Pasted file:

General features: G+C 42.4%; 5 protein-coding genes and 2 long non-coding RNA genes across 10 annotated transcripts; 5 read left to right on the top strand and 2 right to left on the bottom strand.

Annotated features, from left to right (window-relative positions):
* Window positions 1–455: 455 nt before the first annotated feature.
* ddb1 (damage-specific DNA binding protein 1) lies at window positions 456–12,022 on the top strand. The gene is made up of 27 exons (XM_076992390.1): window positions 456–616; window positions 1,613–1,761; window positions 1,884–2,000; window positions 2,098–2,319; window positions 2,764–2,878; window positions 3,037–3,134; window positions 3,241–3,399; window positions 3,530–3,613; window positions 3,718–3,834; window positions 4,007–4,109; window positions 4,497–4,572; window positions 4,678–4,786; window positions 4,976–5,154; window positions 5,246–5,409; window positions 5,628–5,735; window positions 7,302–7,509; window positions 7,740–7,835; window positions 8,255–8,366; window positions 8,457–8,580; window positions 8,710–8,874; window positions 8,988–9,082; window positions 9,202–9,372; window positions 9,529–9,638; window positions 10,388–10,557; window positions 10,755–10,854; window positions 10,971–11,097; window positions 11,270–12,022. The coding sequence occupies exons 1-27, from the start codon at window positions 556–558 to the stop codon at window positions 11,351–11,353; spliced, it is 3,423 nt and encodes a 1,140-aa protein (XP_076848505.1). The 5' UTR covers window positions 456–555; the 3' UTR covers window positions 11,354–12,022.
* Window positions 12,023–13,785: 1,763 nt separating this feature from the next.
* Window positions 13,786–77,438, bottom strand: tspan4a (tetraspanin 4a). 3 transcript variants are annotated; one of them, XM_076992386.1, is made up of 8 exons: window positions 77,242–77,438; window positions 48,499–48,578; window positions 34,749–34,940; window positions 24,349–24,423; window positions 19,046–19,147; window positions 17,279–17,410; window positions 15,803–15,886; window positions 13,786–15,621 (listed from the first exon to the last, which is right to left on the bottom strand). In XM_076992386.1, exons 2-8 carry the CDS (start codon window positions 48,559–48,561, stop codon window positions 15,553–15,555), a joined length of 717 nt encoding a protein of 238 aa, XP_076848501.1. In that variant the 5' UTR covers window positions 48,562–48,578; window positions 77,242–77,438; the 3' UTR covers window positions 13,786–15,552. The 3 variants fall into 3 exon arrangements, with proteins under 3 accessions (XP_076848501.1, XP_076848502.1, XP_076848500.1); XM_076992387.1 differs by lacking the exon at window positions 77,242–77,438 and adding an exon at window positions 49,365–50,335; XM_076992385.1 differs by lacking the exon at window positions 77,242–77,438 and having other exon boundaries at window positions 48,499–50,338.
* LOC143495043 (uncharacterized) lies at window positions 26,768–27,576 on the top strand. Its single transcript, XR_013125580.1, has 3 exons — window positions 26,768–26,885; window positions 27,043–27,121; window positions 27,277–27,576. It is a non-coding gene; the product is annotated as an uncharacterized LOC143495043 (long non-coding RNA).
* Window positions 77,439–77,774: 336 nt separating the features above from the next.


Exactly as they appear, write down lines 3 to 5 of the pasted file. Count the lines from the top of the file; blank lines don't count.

* Window positions 1–455: 455 nt before the first annotated feature.
* ddb1 (damage-specific DNA binding protein 1) lies at window positions 456–12,022 on the top strand. The gene is made up of 27 exons (XM_076992390.1): window positions 456–616; window positions 1,613–1,761; window positions 1,884–2,000; window positions 2,098–2,319; window positions 2,764–2,878; window positions 3,037–3,134; window positions 3,241–3,399; window positions 3,530–3,613; window positions 3,718–3,834; window positions 4,007–4,109; window positions 4,497–4,572; window positions 4,678–4,786; window positions 4,976–5,154; window positions 5,246–5,409; window positions 5,628–5,735; window positions 7,302–7,509; window positions 7,740–7,835; window positions 8,255–8,366; window positions 8,457–8,580; window positions 8,710–8,874; window positions 8,988–9,082; window positions 9,202–9,372; window positions 9,529–9,638; window positions 10,388–10,557; window positions 10,755–10,854; window positions 10,971–11,097; window positions 11,270–12,022. The coding sequence occupies exons 1-27, from the start codon at window positions 556–558 to the stop codon at window positions 11,351–11,353; spliced, it is 3,423 nt and encodes a 1,140-aa protein (XP_076848505.1). The 5' UTR covers window positions 456–555; the 3' UTR covers window positions 11,354–12,022.
* Window positions 12,023–13,785: 1,763 nt separating this feature from the next.